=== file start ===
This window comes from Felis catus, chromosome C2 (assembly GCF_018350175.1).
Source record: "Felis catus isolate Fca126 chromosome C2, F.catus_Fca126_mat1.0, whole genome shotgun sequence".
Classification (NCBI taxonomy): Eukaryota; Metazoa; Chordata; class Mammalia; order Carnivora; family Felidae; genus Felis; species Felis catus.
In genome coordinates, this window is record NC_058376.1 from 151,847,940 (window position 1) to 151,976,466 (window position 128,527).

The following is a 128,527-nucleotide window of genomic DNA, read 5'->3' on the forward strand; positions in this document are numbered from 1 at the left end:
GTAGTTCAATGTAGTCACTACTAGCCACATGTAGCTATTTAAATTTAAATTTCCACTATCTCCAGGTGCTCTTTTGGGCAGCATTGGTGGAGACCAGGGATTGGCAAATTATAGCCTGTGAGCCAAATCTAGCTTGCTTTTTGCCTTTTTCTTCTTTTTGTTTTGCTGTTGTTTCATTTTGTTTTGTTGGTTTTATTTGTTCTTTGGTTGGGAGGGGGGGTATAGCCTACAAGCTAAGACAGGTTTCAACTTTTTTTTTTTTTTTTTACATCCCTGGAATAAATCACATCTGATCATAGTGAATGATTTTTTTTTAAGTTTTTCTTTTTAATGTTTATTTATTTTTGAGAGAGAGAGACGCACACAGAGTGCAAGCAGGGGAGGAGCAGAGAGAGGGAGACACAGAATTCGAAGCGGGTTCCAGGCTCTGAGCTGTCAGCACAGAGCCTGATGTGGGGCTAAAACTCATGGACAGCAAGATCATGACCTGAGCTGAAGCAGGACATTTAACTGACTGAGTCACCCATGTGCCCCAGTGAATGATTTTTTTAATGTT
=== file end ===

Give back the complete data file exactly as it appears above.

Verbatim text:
This window comes from Felis catus, chromosome C2 (assembly GCF_018350175.1).
Source record: "Felis catus isolate Fca126 chromosome C2, F.catus_Fca126_mat1.0, whole genome shotgun sequence".
Classification (NCBI taxonomy): Eukaryota; Metazoa; Chordata; class Mammalia; order Carnivora; family Felidae; genus Felis; species Felis catus.
In genome coordinates, this window is record NC_058376.1 from 151,847,940 (window position 1) to 151,976,466 (window position 128,527).

The following is a 128,527-nucleotide window of genomic DNA, read 5'->3' on the forward strand; positions in this document are numbered from 1 at the left end:
GTAGTTCAATGTAGTCACTACTAGCCACATGTAGCTATTTAAATTTAAATTTCCACTATCTCCAGGTGCTCTTTTGGGCAGCATTGGTGGAGACCAGGGATTGGCAAATTATAGCCTGTGAGCCAAATCTAGCTTGCTTTTTGCCTTTTTCTTCTTTTTGTTTTGCTGTTGTTTCATTTTGTTTTGTTGGTTTTATTTGTTCTTTGGTTGGGAGGGGGGGTATAGCCTACAAGCTAAGACAGGTTTCAACTTTTTTTTTTTTTTTTTACATCCCTGGAATAAATCACATCTGATCATAGTGAATGATTTTTTTTTAAGTTTTTCTTTTTAATGTTTATTTATTTTTGAGAGAGAGAGACGCACACAGAGTGCAAGCAGGGGAGGAGCAGAGAGAGGGAGACACAGAATTCGAAGCGGGTTCCAGGCTCTGAGCTGTCAGCACAGAGCCTGATGTGGGGCTAAAACTCATGGACAGCAAGATCATGACCTGAGCTGAAGCAGGACATTTAACTGACTGAGTCACCCATGTGCCCCAGTGAATGATTTTTTTAATGTT